I have just got back from a few weeks traveling and shooting in S.E Asia and much of my time was spent in Cambodia exploring the incredible ancient runins around Siem Reap, and then heading out on a 4X4 trip around the northern part of the country to access some more remote, less frequented places. I had certain self imposed goals for the trip and wanted to make sure that I captured a full range of images so that I could package up a collection to sell to a photography magazine. This meant getting some shots that truly showed the beauty of the Cambodian countryside and the life that lives within it.
The last day of my trip rolled around and I still wasn't totally happy with the “countryside shots” that I had gotten, it was the one thing that I hadn't scribbled off my shot list. We headed out in the 4X4 late in the afternoon with my fixer and a local translator. They said they knew of a great spot to watch the sun set amongst the farmers fields and thought there was a good opportnity for some interesting images of rural country life.
Sure enough once we got there I saw that it was just about perferct. Totally idylic and full of farming life with animals running in every direction and plains of rice paddies backed by towering palm trees. Once again, the value of having a knowlegeable fixer on an important photo expedition was paying off, but more on that in a later article…….
As the sun started getting towards the horizon we got to opportunity to shoot a local mad with his water buffalo cart and I knew rigth away that this was going to be my opportunity to get the shot I had been looking for. The light was perfect, the scene was perfect and the subject was perfect as well. The sun was just above the horizon and being my last day in Cambodia, it was literally counting down to the end of my trip, I HAD to get the shot. I had a 24-105mm lanes on my Canon 5D MKIII and set it right out at 24mm. The low sun was creating incredible contrasts and the shot just juped right out at me and I had enough time to rattle off about 5 shots and get the farmers head between the spoked of the cart wheel.
This is the shot I ended up with:
Now normally when you shoot a shot at sunset you are looking for that golden light, those warm tones cast across your subject and deep blues in the sky. When I opened this image in Lightroom though I knew instantly that this was going to be converted to black and white and I wanted to take the time here to discuss this instict and why I would make this decision. It has those wonderful end-of-day colors we strive for, why would I want to get rid of them?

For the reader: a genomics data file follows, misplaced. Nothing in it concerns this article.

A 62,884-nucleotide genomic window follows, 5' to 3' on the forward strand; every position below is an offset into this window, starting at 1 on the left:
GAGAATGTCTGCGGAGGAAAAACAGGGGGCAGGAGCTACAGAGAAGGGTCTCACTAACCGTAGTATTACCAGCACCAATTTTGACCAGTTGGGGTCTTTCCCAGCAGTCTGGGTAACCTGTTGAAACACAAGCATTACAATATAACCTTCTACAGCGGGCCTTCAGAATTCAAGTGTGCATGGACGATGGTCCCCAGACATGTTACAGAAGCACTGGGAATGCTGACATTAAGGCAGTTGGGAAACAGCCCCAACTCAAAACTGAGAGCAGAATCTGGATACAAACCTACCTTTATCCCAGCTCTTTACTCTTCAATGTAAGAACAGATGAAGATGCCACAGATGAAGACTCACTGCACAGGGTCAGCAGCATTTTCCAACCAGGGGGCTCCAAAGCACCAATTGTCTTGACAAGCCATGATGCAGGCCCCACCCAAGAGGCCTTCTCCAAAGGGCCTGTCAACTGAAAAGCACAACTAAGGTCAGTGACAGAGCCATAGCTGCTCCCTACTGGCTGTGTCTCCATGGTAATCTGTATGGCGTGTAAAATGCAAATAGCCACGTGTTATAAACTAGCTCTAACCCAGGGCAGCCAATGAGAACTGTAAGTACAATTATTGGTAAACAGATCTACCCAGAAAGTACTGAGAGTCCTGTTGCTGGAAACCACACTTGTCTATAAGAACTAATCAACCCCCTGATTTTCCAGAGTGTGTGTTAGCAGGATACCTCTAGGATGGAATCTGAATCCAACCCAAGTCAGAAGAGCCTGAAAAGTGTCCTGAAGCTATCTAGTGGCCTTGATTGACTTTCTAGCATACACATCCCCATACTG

Color in an image is just one piece of the puzzle. All these pieces come together to form the final photo but sometimes you can complete that puzzle with less pieces and still see what the final result is meant to be. When you complete the puzzle with less pieces, you produce a simpler image that allows the reader to concentrate more on the pieces that are in the photo. Let's examine the pieces in this image:
- We have the farmer himself who really sets the idea that we are in the coutryside farming.
- We have the palm tree in the backgroud which tells us that this is a more exotic location.
- We have the Water Buffalo which again reinforces the farming and countryside aspect which is the main theme I was looking for in the image.
- We have the sun burst caused by the low sunshine broken up by the Buffalo head which tells us it's either early morning or late in the evening, again setting the scene and reinforcing 'hard working farmers in the countryside'
So how does color fit into this image? All the color does here is reinforce that sunset feeling yet the sun burst and lens flare is already making that plainly obvious. It doesn't add to the main point of the image which is the farmer and the Buffalo at all. Golden sunset light can bring out and highlight wonderful colors in your subject if they have wonderful colors in the first place. Muddy buffalo and wooden carts have no colors to excentuate anyway. By removing the color from this image the viewers eye will go to four distict places on this photo, guaranteed. They will go to the sun burst, then the palm tree, then establish that this is a Buffalo and then finally their gaze will draw along the line of the cart to the farmer's face. Those four elements that they have explored take them from the left side of the image, right across to the other side on a journey that explains all that they need to know about what is going on here. Having color in the shot just draws attention away from the important elements. For the very same reason why I spend so much time framing my images to include only exactly what is necessary and nothing more, color can be removed from a photo to simplify and reinforce ideas.
Final Image – Converted to B&W with Nik Silver Efex Pro2
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